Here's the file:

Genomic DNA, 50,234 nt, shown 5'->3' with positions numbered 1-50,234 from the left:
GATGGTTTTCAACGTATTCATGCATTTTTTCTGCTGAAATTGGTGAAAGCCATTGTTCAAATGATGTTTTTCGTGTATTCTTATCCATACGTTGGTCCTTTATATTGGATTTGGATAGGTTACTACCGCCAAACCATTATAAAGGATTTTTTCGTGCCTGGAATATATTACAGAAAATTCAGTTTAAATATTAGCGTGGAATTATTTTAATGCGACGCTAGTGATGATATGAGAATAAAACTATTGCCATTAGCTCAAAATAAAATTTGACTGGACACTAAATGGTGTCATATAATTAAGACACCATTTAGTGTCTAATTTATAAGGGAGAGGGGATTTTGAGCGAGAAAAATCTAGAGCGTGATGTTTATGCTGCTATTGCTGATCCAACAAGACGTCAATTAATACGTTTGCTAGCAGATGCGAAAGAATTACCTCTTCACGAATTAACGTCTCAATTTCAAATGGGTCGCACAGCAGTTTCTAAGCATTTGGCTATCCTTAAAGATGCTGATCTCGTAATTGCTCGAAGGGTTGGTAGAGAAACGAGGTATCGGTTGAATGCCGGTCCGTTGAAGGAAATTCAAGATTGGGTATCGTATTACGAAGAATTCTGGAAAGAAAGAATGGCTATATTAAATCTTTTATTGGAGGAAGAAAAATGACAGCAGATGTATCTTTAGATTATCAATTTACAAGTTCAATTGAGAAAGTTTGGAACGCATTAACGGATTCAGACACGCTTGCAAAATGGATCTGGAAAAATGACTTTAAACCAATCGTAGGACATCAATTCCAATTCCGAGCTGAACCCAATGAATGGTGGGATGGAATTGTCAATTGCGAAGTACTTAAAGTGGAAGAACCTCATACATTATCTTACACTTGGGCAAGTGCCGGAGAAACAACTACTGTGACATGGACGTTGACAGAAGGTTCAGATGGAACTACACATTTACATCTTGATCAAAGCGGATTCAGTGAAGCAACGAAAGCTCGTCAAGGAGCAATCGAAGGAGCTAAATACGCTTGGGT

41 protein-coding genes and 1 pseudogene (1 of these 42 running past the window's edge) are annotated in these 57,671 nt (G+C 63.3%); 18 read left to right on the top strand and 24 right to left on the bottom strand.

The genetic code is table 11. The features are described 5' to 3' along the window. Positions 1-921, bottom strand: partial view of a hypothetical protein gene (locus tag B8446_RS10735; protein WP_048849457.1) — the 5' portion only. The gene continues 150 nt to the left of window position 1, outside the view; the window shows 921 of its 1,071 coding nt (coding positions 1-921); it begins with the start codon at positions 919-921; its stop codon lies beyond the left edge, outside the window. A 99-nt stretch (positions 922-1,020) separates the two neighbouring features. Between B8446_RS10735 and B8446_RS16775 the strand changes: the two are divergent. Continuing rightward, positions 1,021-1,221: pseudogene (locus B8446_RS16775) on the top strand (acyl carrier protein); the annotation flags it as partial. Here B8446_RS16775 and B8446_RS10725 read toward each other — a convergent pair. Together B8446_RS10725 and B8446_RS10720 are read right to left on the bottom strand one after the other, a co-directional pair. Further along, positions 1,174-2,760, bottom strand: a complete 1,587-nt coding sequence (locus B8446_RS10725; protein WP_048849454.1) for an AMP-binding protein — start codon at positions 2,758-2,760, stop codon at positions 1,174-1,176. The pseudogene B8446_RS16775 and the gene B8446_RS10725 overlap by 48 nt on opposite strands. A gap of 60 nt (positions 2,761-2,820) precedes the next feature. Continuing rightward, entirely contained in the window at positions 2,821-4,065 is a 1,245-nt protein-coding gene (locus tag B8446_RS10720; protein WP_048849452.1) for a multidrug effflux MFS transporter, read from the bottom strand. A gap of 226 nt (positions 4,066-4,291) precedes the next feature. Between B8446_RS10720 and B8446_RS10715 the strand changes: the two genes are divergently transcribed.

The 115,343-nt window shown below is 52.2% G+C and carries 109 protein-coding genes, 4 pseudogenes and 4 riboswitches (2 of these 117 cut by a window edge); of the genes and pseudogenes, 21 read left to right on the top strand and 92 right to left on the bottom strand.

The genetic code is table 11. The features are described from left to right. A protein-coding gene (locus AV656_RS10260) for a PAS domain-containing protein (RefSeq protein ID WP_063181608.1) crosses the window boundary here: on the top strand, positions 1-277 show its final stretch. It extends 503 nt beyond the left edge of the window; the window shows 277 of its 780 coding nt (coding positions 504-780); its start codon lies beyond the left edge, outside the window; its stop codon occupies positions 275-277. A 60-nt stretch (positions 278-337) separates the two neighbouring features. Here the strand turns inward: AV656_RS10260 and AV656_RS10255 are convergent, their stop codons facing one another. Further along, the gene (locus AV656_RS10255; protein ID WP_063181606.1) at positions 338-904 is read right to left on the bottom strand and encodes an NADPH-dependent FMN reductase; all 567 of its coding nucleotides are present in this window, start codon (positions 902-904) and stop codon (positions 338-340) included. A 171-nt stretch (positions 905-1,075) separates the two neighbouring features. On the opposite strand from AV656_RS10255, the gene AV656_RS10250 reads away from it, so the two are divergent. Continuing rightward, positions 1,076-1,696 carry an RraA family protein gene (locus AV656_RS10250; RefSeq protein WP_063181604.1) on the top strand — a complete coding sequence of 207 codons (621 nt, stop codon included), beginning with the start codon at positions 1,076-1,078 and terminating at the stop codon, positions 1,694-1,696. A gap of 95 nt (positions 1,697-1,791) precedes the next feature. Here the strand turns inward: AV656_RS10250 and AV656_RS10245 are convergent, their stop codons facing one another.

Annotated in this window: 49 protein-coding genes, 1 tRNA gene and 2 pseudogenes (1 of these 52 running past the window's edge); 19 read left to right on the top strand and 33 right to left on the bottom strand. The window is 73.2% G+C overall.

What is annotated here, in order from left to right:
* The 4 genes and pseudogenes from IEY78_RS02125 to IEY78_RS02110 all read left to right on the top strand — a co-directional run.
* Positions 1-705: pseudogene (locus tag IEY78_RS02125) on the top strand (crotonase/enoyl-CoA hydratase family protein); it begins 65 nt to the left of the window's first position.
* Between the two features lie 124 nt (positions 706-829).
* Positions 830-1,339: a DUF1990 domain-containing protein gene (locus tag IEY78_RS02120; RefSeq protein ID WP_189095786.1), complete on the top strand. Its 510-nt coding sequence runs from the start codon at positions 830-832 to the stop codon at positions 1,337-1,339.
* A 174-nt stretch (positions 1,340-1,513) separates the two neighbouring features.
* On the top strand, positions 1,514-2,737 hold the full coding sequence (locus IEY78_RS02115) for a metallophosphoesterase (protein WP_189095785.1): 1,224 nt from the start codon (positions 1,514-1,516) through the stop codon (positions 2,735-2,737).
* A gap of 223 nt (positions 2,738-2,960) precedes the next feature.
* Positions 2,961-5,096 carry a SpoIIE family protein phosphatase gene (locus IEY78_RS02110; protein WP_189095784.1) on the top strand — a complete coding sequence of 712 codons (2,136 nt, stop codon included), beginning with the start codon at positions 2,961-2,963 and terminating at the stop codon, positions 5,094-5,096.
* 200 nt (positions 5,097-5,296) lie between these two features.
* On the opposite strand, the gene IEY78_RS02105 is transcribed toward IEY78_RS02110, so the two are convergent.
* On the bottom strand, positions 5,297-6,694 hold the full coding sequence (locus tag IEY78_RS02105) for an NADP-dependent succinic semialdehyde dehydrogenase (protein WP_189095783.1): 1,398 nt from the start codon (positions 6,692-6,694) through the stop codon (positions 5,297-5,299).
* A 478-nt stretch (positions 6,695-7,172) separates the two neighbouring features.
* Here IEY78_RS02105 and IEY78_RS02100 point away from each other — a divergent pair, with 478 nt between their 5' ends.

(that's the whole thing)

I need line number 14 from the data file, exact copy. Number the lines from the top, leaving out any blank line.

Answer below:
* On the top strand, positions 1,514-2,737 hold the full coding sequence (locus IEY78_RS02115) for a metallophosphoesterase (protein WP_189095785.1): 1,224 nt from the start codon (positions 1,514-1,516) through the stop codon (positions 2,735-2,737).